“My mum used to tell me that she got bullied because she was British. My parent’s were both bullied because they had British accents and I never understood that because everyone was British in my eyes. I just didn’t realize that Australia had a longer history beyond the arrival of my parents.”
I find it frustrating that everyone thinks I’m Canadian. I don’t know whether it frustrates me because I want them to think I come from here, or whether it’s because I just get asked so much that it bothers me. And also, it frustrates me because I don’t have a good answer. I can’t say, Oh my mother’s Canadian so that’s where the accent is from. I tell people it’s just the combination of British and Australian accents.
A couple of weeks ago I went to a Heritage Leaders Workshop at the SLQ and everybody was talking about their family and communities and what they were doing during the time of World War One and I realized at that moment that I didn’t have any Australian World War One stories because my parents are both from Britain and moved here in the 1970s. That was the first time I realized I perhaps don’t belong. I’m not more Australian that other people. It was a very peculiar moment for me.
Do you feel less Australian than other people?
Yes, because I don’t have that heritage that other people do. I remember going to Year One, and I remember this so distinctly, and realizing for the first time that people had parents who were born in Australia. I thought everyone’s parents were born in Britain and came over in the ‘70s. I thought that’s how all people lived because Australia was a ‘new’ country. That was the first time that ruffled my feathers.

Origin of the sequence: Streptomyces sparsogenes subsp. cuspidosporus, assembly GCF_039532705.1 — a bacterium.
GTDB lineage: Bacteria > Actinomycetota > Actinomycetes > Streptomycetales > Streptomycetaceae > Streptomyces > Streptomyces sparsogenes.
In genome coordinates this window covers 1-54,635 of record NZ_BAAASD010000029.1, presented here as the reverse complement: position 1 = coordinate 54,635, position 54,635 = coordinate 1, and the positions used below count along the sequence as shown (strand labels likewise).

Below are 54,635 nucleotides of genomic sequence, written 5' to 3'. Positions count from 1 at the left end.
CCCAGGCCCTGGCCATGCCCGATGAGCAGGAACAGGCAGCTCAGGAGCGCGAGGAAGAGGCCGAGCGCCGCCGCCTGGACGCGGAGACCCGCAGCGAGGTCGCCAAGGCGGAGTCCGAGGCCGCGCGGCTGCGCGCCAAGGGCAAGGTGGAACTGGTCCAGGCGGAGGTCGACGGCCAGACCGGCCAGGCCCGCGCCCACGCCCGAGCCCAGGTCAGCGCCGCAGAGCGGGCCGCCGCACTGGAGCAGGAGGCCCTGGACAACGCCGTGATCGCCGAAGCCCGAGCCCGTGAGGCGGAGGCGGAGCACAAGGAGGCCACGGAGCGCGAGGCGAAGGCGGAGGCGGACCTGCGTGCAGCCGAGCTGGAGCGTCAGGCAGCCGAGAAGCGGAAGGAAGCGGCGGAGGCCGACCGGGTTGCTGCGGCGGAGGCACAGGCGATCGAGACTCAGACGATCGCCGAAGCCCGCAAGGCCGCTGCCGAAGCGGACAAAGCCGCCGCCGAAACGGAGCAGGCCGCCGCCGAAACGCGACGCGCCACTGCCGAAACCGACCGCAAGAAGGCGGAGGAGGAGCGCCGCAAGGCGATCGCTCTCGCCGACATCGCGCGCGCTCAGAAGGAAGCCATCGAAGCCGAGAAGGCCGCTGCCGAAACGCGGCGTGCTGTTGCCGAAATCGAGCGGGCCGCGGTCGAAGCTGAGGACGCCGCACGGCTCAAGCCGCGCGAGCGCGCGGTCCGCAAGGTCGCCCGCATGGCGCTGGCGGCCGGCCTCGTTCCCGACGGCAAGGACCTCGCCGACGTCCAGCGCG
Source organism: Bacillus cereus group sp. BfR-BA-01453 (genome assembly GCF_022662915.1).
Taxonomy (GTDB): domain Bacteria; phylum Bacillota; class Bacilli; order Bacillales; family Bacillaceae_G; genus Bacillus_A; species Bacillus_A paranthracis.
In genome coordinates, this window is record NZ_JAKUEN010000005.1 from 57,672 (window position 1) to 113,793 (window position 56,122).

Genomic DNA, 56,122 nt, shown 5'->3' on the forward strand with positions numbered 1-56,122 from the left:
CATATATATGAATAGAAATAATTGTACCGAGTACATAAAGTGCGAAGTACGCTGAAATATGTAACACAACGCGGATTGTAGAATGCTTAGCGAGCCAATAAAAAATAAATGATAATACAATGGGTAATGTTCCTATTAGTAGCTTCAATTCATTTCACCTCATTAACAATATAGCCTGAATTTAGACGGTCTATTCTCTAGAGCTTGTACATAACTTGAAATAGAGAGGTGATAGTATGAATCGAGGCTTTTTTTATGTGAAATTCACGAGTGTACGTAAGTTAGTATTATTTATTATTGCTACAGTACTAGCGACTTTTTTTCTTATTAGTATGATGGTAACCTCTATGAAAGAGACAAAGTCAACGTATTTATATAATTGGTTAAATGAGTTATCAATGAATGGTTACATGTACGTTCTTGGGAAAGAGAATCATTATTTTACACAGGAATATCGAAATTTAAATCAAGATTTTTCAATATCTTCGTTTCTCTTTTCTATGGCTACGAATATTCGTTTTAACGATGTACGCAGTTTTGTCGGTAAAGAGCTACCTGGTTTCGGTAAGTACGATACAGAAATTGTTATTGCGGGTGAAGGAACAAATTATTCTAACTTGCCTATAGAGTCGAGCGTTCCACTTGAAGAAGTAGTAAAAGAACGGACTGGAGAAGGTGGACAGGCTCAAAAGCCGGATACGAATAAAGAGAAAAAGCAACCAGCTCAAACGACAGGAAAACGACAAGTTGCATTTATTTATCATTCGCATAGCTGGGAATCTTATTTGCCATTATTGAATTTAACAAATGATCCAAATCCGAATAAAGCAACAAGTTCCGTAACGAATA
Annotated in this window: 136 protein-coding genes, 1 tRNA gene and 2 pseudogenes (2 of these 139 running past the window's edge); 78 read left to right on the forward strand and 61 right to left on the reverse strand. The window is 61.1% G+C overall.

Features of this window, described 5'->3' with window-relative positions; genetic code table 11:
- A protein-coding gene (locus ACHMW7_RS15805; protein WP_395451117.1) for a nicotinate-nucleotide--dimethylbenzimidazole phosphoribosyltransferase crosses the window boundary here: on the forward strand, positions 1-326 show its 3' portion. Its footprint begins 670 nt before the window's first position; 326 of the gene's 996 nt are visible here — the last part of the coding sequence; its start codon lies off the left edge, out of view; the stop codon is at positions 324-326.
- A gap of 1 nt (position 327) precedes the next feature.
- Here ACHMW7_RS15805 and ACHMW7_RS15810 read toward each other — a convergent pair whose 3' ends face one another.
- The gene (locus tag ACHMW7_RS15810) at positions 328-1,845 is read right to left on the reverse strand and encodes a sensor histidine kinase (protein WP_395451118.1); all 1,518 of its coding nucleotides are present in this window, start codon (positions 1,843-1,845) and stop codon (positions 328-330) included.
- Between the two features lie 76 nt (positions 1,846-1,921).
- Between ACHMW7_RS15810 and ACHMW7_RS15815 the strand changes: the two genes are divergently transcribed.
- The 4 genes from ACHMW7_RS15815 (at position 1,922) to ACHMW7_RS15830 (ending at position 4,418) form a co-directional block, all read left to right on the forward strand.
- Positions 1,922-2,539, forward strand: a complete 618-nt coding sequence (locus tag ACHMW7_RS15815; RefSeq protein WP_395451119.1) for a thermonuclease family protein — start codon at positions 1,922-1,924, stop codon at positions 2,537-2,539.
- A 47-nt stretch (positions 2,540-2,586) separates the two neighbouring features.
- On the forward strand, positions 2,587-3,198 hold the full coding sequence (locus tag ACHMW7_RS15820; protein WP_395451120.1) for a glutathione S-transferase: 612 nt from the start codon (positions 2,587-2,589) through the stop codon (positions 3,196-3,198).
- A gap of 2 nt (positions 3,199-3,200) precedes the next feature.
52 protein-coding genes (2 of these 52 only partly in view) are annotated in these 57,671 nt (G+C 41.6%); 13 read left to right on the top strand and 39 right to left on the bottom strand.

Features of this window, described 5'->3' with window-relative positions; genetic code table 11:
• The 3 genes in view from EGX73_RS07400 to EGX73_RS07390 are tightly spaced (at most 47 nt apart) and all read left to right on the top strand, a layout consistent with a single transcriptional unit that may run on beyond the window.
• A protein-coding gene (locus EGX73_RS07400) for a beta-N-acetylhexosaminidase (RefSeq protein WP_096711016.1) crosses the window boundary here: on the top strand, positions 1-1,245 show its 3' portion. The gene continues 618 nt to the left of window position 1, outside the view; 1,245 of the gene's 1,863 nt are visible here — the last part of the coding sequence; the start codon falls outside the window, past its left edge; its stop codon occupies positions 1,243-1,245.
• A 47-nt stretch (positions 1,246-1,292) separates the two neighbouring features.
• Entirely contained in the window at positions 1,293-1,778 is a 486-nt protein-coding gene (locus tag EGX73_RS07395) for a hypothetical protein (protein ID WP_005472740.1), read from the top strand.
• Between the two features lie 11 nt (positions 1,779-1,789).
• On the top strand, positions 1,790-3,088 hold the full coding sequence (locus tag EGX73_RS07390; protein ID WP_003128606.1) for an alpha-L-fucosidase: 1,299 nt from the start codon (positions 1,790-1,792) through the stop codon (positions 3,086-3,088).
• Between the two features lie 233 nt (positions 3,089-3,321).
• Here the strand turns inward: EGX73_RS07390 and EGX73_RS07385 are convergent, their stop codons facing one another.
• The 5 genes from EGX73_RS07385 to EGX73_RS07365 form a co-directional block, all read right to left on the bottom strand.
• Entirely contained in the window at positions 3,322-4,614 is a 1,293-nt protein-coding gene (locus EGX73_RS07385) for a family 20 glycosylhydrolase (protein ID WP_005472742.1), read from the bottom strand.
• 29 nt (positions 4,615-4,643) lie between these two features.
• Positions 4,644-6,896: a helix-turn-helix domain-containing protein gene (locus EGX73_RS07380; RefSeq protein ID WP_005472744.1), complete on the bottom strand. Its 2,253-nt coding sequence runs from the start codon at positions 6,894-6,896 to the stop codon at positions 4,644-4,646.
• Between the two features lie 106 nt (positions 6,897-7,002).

My mum used to tell me that she got bullied because she was British. My parent’s were both bullied because they had British accents and I never understood that because everyone was British in my eyes. I just didn’t realize that Australia had a longer history beyond the arrival of my parents.
In high school I remember meeting people whose parents were maybe Greek or Italian and they still identified as Greeks and Italians within Australia but for me I’ve never thought of myself as British. I’ve just been Australian. I’ve always felt I belonged here. I’ve lived in the same house my whole life and I definitely belong there. In fact, I’m at the point in my degree, where I’m thinking I might have to move out of Brisbane to find work and things like that but I just feel like Brisbane owes me something. Brisbane’s an old friend and I feel like I’ve been here the whole time and I’ve kept giving and giving and I kind of feel like saying, Hey Brisbane, This is your time to give back to me.
Because I don’t want to leave. I love Brisbane. I identify as Australian. At the same time, I just didn’t realize people had deeper roots than me and that didn’t concern me until a couple of weeks ago.
This story was caught at Brisbane’s State Library Queensland Big Day of Belonging 18 June 2016. You can also read it on the SLQ Blog.